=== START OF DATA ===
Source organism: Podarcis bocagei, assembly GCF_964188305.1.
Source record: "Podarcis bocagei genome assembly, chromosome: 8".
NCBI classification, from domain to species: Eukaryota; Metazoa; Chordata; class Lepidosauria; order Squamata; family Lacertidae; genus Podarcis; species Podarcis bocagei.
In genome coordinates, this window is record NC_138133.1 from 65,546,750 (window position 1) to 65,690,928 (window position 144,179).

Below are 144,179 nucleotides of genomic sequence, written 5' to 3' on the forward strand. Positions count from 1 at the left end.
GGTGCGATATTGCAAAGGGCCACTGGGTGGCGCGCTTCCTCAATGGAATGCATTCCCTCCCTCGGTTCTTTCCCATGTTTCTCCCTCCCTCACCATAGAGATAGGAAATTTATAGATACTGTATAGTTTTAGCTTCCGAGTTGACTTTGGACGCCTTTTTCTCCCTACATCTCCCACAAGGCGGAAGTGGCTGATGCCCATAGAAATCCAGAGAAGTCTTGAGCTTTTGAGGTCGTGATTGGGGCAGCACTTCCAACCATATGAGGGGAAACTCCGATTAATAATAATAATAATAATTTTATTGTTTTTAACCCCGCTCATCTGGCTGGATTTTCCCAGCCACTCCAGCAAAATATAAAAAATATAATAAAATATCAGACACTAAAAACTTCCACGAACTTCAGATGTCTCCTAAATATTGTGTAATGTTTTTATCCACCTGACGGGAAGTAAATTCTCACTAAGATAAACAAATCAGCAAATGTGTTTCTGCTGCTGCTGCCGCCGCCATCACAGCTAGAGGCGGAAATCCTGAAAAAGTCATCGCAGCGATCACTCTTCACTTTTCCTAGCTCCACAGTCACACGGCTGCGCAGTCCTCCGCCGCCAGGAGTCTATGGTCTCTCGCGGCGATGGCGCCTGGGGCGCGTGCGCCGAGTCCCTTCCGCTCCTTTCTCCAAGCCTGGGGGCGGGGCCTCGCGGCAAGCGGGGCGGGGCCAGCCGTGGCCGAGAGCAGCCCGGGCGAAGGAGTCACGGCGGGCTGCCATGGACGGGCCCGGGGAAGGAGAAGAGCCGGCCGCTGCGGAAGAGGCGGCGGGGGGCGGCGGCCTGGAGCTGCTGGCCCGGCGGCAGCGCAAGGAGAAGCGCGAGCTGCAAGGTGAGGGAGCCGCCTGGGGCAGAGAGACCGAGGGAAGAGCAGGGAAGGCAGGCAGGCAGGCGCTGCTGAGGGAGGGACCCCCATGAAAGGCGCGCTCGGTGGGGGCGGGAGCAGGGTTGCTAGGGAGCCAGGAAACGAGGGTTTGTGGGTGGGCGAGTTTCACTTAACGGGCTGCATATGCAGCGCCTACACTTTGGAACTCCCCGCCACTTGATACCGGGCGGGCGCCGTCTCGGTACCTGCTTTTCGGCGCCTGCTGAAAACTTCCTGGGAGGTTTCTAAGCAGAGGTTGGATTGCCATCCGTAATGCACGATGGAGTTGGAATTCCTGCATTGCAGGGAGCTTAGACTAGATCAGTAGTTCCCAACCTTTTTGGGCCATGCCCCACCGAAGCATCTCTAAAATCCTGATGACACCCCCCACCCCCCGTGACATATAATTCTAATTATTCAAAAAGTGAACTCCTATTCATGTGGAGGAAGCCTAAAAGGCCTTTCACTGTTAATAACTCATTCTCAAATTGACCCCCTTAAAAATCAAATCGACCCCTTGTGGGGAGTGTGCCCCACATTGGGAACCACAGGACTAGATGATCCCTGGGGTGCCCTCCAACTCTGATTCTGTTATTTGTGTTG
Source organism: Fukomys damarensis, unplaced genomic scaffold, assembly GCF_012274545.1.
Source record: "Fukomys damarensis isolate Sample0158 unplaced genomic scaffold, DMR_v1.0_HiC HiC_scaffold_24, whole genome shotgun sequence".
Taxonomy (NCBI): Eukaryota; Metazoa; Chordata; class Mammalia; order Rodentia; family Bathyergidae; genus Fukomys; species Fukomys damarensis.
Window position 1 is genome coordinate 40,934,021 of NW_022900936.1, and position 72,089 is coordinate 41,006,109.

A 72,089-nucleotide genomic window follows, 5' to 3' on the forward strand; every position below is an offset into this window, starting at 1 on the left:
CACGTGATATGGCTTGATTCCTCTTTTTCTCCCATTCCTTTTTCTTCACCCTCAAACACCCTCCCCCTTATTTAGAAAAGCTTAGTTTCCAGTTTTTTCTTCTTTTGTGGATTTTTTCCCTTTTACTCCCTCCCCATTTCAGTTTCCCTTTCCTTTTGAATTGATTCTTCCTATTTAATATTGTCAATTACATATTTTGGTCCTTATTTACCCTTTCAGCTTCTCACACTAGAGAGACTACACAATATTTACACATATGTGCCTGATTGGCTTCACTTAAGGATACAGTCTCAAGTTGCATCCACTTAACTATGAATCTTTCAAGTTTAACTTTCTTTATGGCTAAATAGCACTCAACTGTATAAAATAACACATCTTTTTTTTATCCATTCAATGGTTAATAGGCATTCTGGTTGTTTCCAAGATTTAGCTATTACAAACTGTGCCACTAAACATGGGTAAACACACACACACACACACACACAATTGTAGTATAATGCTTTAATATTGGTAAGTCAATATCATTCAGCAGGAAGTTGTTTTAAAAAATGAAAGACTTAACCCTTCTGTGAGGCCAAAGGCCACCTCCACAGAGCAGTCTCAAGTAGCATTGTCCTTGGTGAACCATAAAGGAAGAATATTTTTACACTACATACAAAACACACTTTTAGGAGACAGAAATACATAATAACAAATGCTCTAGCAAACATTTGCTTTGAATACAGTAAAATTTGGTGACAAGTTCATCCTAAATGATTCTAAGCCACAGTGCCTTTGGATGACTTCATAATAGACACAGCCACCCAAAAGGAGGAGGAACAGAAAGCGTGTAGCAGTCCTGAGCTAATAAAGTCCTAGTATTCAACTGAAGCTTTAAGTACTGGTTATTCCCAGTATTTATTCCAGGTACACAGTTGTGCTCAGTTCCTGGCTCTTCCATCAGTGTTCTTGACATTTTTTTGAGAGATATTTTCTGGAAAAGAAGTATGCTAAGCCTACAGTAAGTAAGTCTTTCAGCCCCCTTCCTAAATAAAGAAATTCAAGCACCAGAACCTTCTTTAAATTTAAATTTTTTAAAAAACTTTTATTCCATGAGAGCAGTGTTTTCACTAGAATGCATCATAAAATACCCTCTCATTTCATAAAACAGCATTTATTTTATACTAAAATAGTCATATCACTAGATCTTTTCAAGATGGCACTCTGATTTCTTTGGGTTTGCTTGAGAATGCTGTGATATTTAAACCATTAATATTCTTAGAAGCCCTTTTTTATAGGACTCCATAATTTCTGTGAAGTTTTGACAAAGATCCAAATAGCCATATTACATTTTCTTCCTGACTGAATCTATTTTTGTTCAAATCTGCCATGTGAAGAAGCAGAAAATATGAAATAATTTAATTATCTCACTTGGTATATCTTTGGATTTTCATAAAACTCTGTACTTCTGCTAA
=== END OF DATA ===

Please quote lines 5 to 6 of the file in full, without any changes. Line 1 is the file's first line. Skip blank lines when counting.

Below are 144,179 nucleotides of genomic sequence, written 5' to 3' on the forward strand. Positions count from 1 at the left end.
GGTGCGATATTGCAAAGGGCCACTGGGTGGCGCGCTTCCTCAATGGAATGCATTCCCTCCCTCGGTTCTTTCCCATGTTTCTCCCTCCCTCACCATAGAGATAGGAAATTTATAGATACTGTATAGTTTTAGCTTCCGAGTTGACTTTGGACGCCTTTTTCTCCCTACATCTCCCACAAGGCGGAAGTGGCTGATGCCCATAGAAATCCAGAGAAGTCTTGAGCTTTTGAGGTCGTGATTGGGGCAGCACTTCCAACCATATGAGGGGAAACTCCGATTAATAATAATAATAATAATTTTATTGTTTTTAACCCCGCTCATCTGGCTGGATTTTCCCAGCCACTCCAGCAAAATATAAAAAATATAATAAAATATCAGACACTAAAAACTTCCACGAACTTCAGATGTCTCCTAAATATTGTGTAATGTTTTTATCCACCTGACGGGAAGTAAATTCTCACTAAGATAAACAAATCAGCAAATGTGTTTCTGCTGCTGCTGCCGCCGCCATCACAGCTAGAGGCGGAAATCCTGAAAAAGTCATCGCAGCGATCACTCTTCACTTTTCCTAGCTCCACAGTCACACGGCTGCGCAGTCCTCCGCCGCCAGGAGTCTATGGTCTCTCGCGGCGATGGCGCCTGGGGCGCGTGCGCCGAGTCCCTTCCGCTCCTTTCTCCAAGCCTGGGGGCGGGGCCTCGCGGCAAGCGGGGCGGGGCCAGCCGTGGCCGAGAGCAGCCCGGGCGAAGGAGTCACGGCGGGCTGCCATGGACGGGCCCGGGGAAGGAGAAGAGCCGGCCGCTGCGGAAGAGGCGGCGGGGGGCGGCGGCCTGGAGCTGCTGGCCCGGCGGCAGCGCAAGGAGAAGCGCGAGCTGCAAGGTGAGGGAGCCGCCTGGGGCAGAGAGACCGAGGGAAGAGCAGGGAAGGCAGGCAGGCAGGCGCTGCTGAGGGAGGGACCCCCATGAAAGGCGCGCTCGGTGGGGGCGGGAGCAGGGTTGCTAGGGAGCCAGGAAACGAGGGTTTGTGGGTGGGCGAGTTTCACTTAACGGGCTGCATATGCAGCGCCTACACTTTGGAACTCCCCGCCACTTGATACCGGGCGGGCGCCGTCTCGGTACCTGCTTTTCGGCGCCTGCTGAAAACTTCCTGGGAGGTTTCTAAGCAGAGGTTGGATTGCCATCCGTAATGCACGATGGAGTTGGAATTCCTGCATTGCAGGGAGCTTAGACTAGATCAGTAGTTCCCAACCTTTTTGGGCCATGCCCCACCGAAGCATCTCTAAAATCCTGATGACACCCCCCACCCCCCGTGACATATAATTCTAATTATTCAAAAAGTGAACTCCTATTCATGTGGAGGAAGCCTAAAAGGCCTTTCACTGTTAATAACTCATTCTCAAATTGACCCCCTTAAAAATCAAATCGACCCCTTGTGGGGAGTGTGCCCCACATTGGGAACCACAGGACTAGATGATCCCTGGGGTGCCCTCCAACTCTGATTCTGTTATTTGTGTTG